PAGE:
It has been said that America has a love affair with the automobile. Here's what I have to say about that: guilty! Ever since I was knee high to a grasshopper I've been in love with cars. Our 1953 Studebaker was the first family car I remember. It was followed by a 1956 Oldsmobile and later a 1961 Oldsmobile.
About 1963, families in East Texas began to have a second car. Until then, almost every house had one phone and one car. The second car became the norm during the time I was in high school.
I got my learner's permit at age fourteen, and because I took the Driving Course through the junior high school, I was able to get a full driver's license while barely fourteen years old. We had a very plain 1960 VW bug as our second car, and I became the family chauffeur immediately. I had three sisters and any time any of them needed to be anywhere, I was only too glad to take them and drive about town in the process.
My older sister, Judy, was in the high school band. They started practices for the marching band several weeks before school started in September. The last few weeks of the summer vacation were filled with band practices many nights. I would take Judy and usually pick up some of her girlfriends who needed a ride.
Judy and I had for years been the kids who were looking for a ride from others, so we welcomed the opportunity to take that load off of friends who needed a ride. It was great to literally be in the driver's seat. I basked in the glory of driving everyone about. The VW served us well, but it was small and not air conditioned.
The next year the parents got a newer second car, which they allowed me to use as much as I needed. It was a 1962 Chevy Bel-air four door, with a non factory air conditioner. It was huge, and sat on the floor in the middle, often icing over when in use. But it would freeze you out of there.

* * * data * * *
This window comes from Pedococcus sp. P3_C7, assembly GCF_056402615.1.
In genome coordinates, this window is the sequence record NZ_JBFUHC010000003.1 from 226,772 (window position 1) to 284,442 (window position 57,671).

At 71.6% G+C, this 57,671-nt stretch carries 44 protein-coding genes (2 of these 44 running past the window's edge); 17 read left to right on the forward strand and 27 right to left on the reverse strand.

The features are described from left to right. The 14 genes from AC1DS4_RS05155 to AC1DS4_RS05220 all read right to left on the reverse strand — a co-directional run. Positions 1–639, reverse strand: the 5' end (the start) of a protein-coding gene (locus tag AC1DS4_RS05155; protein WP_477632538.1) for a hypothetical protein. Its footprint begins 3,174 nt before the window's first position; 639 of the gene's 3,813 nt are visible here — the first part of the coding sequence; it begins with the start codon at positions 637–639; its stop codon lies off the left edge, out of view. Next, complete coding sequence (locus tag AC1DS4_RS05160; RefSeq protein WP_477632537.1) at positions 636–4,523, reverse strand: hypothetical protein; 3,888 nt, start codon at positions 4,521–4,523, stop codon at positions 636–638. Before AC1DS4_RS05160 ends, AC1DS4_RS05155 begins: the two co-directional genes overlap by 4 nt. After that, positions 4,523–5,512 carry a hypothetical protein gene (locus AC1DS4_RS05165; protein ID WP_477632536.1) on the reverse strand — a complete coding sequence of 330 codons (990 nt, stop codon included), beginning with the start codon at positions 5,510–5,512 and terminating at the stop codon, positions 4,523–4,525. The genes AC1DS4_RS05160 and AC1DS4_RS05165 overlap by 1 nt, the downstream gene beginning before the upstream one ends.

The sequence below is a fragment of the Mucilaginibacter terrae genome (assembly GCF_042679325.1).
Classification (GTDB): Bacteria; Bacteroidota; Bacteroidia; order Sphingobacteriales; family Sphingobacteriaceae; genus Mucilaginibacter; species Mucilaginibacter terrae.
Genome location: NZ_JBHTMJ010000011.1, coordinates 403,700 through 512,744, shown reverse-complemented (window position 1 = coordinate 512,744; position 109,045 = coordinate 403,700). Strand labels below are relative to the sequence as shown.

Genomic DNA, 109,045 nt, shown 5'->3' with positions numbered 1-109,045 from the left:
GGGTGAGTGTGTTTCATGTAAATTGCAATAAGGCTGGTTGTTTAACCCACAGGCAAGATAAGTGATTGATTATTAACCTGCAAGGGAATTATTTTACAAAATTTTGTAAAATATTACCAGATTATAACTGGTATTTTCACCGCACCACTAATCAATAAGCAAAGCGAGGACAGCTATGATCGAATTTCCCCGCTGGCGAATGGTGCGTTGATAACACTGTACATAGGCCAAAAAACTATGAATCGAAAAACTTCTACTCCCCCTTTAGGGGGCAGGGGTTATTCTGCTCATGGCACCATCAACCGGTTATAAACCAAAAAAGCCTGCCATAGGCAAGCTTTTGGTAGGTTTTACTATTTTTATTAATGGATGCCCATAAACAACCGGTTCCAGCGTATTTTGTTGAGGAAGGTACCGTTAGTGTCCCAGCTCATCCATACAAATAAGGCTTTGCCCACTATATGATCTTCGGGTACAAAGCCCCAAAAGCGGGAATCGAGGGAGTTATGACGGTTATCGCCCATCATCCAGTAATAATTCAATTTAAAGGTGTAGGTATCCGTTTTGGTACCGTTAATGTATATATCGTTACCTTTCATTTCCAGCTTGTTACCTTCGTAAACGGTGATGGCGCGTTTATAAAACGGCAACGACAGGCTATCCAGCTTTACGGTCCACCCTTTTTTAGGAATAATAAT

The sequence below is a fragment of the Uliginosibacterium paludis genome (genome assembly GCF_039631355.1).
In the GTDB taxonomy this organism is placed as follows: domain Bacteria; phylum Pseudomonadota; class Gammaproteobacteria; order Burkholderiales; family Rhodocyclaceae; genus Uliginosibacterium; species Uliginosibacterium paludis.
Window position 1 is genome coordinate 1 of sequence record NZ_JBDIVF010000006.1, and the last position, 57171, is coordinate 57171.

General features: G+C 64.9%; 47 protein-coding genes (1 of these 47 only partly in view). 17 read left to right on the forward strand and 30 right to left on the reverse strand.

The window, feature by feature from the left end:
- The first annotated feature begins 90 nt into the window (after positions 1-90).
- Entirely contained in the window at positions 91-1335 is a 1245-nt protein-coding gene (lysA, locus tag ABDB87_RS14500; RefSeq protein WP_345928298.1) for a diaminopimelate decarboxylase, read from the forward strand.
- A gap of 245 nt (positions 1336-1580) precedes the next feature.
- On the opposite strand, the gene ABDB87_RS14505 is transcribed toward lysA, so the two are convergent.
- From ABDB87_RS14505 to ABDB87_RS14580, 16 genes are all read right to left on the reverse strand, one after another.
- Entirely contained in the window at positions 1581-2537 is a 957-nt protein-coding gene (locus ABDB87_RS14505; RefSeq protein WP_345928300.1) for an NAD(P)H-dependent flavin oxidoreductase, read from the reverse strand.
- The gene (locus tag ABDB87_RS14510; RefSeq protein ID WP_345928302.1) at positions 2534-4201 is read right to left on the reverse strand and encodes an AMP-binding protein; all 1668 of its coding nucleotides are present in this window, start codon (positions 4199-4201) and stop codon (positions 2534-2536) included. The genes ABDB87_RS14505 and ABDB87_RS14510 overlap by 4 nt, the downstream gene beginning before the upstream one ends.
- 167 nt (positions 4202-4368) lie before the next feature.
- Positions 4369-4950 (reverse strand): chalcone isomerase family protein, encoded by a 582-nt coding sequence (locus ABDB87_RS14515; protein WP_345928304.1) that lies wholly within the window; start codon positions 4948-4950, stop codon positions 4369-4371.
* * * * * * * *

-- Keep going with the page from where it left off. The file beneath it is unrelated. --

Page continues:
My senior year I got a job working a forty hour week at night, and soon bought an almost new 1967 Dodge Dart. It had a large engine and was far more car than this boy needed to have at age seventeen. I drove it like I was a race car driver, getting more tickets in one year than I have had my entire life before or since.
In 1969 I got some sense and traded the Dart for a brand new Toyota Corolla. Like that old VW bug, it got great gasoline mileage, was small without any extras, and whined at modest speed steadily down the road. By then, I was a devoted seat belt wearer, sticking to the speed limit, whatever it was.
These early cars hold a special place in my heart. I'll bet most men have similar feelings about their first cars. It's probably the memories and people associated with them. Oh, what memories they each have for me.
© 2013, Jim “Pappy” Moore,
All Rights Reserved.
Jim “Pappy” Moore is a native son of East Texas who still makes the piney woods his home. firstname.lastname@example.org